[0006] However, the conventional pumice stone and jutted pedicurer force a user to repeatedly and strongly file the skin around the calluses or the corns with the pedicurer firmly gripped in one hand, and so it is very difficult for aged people or invalids to use the conventional pedicurers. Another problem experienced in the conventional pedicurers is that some of them have excessively coarse surfaces, unexpectedly damaging the dermis while performing a pedicure.

SUMMARY OF THE INVENTION

[0007] Accordingly, the present invention has been made keeping in mind the above problems occurring in the prior art, and an object of the present invention is to provide a pedicure sander, which is provided with a motorized cylindrical rotary body fixedly covered with abrasive sheets and protected by a safety housing, having, a plurality of different-sized openings formed on its bottom surface, thus allowing a user to smoothly, gradually and effectively remove a callus or a corn from the hands or the feet using an abrasive sheet exposed through a proper one of a large or small opening in accordance with a size of an area around the callus or the corn while rotating the rotary body at a desired low or high speed and visually checking the pedicuring effect, and being less likely to damage the dermis, and which also allows flakes of epidermis to be collected at one place while performing a pedicure, thus allowing the user to easily and cleanly carry out the pedicure.

[0008] In order to accomplish the above object, an embodiment of the present invention provides a pedicure sander, comprising: a cylindrical rotary body having two axial fixing grooves on its external surface; two abrasive sheets closely covering the external surface of the rotary body while being individually fixed to an associated one of the two fixing grooves at its opposite ends; a drive motor having a drive shaft fixedly set along the central axis of the rotary body; a handle seating the drive motor therein and being used as a manipulation grip of the sander; a support bracket rotatably holding the opposite ends of the drive shaft of the rotary body and having both a small-sized opening and a large-sized opening on its bottom surface; a safety housing rotatably mounted to one end of the support bracket and used for protecting the rotary body from the outside; a flake brush rotatably mounted to the support bracket using a hinge shaft, and provided with a bristle part for selectively coming into contact with the filing surface of the abrasive sheet at the bristle part to remove deposited flakes of epidermis from the filing surface; a torsion spring fitted over the hinge shaft of the flake brush and held against both the flake brush and the support bracket at its opposite arms, thus normally biasing the flake brush in one direction separating the bristle part from the filing surface of the abrasive sheet; and a shock absorbing unit provided at each end of the drive shaft, and consisting of a support bushing used for supporting the drive shaft, and a support spring normally biasing the support bushing upward within a casing.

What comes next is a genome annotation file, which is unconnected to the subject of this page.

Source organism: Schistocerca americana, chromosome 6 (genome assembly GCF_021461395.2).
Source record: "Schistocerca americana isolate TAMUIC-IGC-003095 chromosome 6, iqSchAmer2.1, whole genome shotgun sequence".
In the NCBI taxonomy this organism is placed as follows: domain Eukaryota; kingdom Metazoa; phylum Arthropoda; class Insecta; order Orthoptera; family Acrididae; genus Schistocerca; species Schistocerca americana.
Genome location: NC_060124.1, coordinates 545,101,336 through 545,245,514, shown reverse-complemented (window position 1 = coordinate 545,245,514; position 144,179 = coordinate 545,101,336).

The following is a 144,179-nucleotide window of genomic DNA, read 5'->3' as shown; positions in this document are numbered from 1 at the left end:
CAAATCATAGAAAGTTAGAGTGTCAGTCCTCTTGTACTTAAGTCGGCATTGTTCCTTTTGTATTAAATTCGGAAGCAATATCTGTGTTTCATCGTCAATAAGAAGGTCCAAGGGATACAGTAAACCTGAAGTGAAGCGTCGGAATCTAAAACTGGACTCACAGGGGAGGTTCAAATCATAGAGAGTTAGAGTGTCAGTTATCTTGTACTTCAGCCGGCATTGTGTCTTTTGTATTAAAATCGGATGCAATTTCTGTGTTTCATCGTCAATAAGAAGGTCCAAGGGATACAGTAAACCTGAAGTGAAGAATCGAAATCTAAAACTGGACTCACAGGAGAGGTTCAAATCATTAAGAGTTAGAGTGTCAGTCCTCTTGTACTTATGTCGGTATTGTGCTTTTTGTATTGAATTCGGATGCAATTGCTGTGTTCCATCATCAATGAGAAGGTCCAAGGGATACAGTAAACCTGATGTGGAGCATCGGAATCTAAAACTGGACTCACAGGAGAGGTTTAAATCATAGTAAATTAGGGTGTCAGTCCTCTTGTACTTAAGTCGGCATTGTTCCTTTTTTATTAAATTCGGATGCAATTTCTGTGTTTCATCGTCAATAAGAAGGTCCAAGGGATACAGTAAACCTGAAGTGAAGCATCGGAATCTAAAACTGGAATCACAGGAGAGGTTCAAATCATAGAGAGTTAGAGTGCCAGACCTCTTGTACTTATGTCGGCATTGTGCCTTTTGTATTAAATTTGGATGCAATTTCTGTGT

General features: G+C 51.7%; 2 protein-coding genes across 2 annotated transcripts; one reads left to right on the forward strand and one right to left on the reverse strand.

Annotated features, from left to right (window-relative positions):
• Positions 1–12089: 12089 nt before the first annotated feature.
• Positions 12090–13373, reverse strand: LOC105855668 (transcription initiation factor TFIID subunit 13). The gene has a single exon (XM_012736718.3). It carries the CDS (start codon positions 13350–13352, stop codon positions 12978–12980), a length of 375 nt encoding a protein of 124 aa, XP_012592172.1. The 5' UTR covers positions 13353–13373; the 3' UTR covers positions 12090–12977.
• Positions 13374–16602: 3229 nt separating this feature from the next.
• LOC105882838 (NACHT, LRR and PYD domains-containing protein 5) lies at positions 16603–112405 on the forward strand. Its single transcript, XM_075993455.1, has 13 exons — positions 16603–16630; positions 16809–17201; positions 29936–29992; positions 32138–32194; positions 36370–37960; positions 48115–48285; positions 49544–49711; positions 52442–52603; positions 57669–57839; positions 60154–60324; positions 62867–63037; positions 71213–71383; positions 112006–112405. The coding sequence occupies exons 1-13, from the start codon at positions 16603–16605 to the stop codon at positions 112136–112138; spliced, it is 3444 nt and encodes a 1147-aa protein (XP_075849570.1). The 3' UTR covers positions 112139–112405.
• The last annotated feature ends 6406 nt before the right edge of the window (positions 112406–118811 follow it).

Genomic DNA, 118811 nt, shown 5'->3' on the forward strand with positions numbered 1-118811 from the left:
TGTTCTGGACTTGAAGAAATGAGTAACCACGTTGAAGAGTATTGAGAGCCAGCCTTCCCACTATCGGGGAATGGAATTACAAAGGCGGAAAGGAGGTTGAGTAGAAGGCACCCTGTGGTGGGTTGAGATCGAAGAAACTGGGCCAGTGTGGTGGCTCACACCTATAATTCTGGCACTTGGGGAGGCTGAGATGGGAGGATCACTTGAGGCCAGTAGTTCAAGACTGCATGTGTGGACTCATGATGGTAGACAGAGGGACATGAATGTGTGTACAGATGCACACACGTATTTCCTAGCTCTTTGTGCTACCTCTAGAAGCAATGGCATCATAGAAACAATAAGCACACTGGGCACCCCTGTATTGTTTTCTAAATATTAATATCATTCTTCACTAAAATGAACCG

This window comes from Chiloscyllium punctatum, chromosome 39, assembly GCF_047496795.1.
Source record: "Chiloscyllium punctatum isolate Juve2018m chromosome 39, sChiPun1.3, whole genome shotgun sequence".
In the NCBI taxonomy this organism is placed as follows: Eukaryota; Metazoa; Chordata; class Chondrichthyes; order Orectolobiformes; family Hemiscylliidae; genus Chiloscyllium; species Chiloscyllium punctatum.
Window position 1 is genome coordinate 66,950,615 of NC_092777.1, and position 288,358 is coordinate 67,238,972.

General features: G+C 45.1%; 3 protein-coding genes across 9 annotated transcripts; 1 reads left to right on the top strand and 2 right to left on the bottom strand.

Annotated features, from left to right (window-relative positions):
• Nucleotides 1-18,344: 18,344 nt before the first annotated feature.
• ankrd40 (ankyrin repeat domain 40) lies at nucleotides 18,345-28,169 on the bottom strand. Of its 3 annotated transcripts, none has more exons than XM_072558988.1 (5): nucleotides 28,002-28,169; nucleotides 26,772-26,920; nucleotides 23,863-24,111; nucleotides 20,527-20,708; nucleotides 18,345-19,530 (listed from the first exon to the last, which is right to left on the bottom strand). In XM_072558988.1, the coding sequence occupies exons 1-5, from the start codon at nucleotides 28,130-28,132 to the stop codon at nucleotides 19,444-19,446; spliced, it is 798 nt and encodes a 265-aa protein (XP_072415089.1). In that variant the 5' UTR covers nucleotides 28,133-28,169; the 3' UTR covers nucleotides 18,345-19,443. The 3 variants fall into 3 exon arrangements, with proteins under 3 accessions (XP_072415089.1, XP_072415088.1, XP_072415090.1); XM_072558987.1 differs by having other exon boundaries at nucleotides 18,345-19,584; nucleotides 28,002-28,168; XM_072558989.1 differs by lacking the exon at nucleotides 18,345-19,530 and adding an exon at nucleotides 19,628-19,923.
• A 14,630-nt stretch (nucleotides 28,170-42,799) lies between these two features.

BRIEF DESCRIPTION OF THE DRAWINGS

[0009] The above and other objects, features and other advantages of the present invention will be more clearly understood from the following detailed description taken in conjunction with the accompanying drawings, in which:

[0010]FIG. 1 is a perspective view, showing the construction of a pedicure sander in accordance with the preferred embodiment of the present invention;

[0011]FIG. 2 is a bottom view of the pedicure sander of this invention;

[0012]FIG. 3a is a side view of the pedicure sander of this invention at a stage just before the sander is brought into contact with the epidermis;

[0013]FIG. 3b is a side view of the pedicure sander of this invention while performing a pedicure;

[0014]FIG. 3c is a side view of the pedicure sander of this invention, particularly showing a collection of flakes of epidermis while performing a pedicure;

[0015]FIG. 4a is a side view, showing a spring-biased flake brush commonly held against the external surfaces of the abrasive sheets of the pedicure sander of this invention by external biasing force to remove flakes of epidermis or other detritus from the abrasive sheets while performing a pedicure; and

[0016]FIG. 4b is a side view, showing the flake brush returned to its original position, separated from the external surfaces of the abrasive sheets of the pedicure sander of this invention, due to the restoring force of a torsion spring after the brush is released from the external biasing force.

DETAILED DESCRIPTION OF THE INVENTION

[0017]FIG. 1 is a perspective view, showing the construction of a pedicure sander in accordance with the preferred embodiment of this invention. FIG. 2 is a bottom view of the above pedicure sander. FIG. 3a is a side view of the pedicure sander at a stage just before the sander is brought into contact with the epidermis. FIG. 3b is a side view of the pedicure sander while performing a pedicure. FIG. 3c is a side view of the pedicure sander, particularly showing a collection of flakes of epidermis while performing a pedicure.